This is particularly true if you have large amounts of debt within the business, for example, and in such instances liaising with the authorities and delaying (or restructuring) your repayments can be extremely beneficial.
There are some instances where firms look to defer their tax repayments unnecessarily, however, simply out of habit or because they wish to invest their capital elsewhere. This is a concern that has become prevalent in Australia in recent times, with smaller outlets within the recruitment sector and similar markets having developed a habit of leveraging the Australian Taxation Office (ATO) as an accessible source of credit.
A Look at the Issue and the Response of the ATO
According to Robert Gottleibsen from The Australian, the government’s midyear economic statement revealed that the ATO is currently owed a staggering $19 billion in overdue taxes. Nearly 70% of this total was accounted for by small businesses with an annual turnover in the region of $2 million, including a host of independent recruitment agencies. Not only does this highlight the fragility of the economy in the current climate, but it also suggests that firms are content to delay their tax repayments in order to cope with real-time business challenges.
This is an issue that the ATO and the Australian government has monitored for some time, prompting it to propose strong action by way of a deterrent. More specifically, the government has announce that will officially name business that owe the ATO money to credit agencies, effectively severing all sources of credit and threatening vulnerable SMEs with bankruptcy.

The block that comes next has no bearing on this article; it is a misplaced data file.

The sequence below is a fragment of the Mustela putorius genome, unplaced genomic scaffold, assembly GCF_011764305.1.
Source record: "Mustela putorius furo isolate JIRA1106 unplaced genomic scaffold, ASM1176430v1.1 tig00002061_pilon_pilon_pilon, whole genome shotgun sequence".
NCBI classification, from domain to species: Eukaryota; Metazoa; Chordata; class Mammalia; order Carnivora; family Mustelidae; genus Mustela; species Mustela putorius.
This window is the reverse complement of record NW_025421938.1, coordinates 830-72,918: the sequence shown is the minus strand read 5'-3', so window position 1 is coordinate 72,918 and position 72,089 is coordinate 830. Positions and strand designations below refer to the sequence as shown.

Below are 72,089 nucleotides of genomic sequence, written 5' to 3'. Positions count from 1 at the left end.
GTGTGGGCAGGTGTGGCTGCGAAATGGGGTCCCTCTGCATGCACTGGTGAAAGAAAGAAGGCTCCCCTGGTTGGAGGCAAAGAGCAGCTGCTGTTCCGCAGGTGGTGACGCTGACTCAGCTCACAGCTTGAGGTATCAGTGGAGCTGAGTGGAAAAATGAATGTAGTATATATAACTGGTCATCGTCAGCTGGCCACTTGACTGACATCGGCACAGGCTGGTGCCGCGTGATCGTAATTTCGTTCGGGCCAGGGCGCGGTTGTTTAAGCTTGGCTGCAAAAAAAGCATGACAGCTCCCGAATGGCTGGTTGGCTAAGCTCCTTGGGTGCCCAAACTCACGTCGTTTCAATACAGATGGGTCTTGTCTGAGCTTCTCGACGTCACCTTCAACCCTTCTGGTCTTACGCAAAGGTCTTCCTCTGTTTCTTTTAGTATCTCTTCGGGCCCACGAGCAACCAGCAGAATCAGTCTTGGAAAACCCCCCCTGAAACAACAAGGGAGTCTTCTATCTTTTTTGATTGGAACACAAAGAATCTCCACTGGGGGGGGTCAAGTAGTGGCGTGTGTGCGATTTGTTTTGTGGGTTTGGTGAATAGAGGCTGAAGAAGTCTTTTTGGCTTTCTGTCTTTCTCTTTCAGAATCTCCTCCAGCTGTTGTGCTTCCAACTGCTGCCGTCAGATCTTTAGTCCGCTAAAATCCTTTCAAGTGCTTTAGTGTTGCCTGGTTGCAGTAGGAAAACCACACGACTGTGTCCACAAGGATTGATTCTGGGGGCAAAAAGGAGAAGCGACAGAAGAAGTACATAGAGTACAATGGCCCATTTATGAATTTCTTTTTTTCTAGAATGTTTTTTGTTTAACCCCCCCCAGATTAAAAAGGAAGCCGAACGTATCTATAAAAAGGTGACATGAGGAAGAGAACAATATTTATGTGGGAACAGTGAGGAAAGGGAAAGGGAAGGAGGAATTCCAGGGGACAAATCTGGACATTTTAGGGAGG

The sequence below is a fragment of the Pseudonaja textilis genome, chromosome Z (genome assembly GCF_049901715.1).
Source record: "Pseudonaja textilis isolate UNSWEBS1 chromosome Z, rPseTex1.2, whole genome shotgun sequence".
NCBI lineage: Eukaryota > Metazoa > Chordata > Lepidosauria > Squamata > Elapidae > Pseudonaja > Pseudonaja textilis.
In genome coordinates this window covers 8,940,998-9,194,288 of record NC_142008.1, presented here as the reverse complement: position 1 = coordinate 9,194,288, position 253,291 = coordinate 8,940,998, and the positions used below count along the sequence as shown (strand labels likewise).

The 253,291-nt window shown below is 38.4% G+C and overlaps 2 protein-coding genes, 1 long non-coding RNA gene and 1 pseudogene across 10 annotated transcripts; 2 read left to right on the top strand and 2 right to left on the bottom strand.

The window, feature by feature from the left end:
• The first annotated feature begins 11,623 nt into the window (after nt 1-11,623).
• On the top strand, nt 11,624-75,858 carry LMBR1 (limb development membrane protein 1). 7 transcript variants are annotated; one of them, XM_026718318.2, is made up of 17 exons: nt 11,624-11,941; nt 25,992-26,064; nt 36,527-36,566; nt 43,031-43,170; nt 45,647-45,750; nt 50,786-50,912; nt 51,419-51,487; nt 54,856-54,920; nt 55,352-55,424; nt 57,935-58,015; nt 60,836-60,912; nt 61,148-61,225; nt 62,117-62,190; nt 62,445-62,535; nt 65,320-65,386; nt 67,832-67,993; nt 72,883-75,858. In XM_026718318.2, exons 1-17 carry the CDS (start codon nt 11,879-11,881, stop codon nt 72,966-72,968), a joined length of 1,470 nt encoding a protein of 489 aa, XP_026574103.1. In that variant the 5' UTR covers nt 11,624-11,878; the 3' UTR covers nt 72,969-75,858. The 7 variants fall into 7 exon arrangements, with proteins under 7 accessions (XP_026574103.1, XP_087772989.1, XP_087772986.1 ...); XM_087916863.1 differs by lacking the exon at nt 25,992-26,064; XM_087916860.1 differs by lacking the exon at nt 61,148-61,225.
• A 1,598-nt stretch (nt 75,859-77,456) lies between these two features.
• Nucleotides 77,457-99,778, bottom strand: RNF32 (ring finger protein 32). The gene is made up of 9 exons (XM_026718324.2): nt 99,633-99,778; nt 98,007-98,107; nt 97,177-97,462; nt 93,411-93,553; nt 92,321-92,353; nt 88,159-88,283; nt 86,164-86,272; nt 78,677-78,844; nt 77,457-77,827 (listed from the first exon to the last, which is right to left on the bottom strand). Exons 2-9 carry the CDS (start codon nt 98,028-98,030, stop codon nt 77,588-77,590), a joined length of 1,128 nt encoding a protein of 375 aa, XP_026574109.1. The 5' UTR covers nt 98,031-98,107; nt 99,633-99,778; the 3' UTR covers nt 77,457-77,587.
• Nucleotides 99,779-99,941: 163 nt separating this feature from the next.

While some have derided this as being an excessive response, Gottleibsen argued that this was just the tonic that the economy and small business required in the existing climate. It is hard to disagree with this assertion either, as business-owners would be able to operate from a sound basis of knowledge and make clearly defined choices about how they manage their ventures. So, rather than pursuing the easier path of deferring tax repayments, small businesses would be far more likely to restructure or embrace a new business to underpin their future growth.
The Bottom Line: How Will This Impact on SMEs and Investors
Ultimately, this proposal may have a positive effect on the economy, as it forces businesses to face up to their financial challenges earlier and encourages them to seek out advice before they accumulate a large tax debt (or lose their status among potential creditors).
There will undoubtedly be some casualties in the short-term, however, while the landscape will also change for financial market traders and investors alike. The former will need to be increasingly vigilant when share trading or investing in managed stock portfolios, for example, as companies that are named to credit agencies will fail to offer a viable return.
Investors are also likely to become increasingly selective about the companies that they back, as they look to avoid committing to companies that are likely to have a poor credit rating in the near-term future.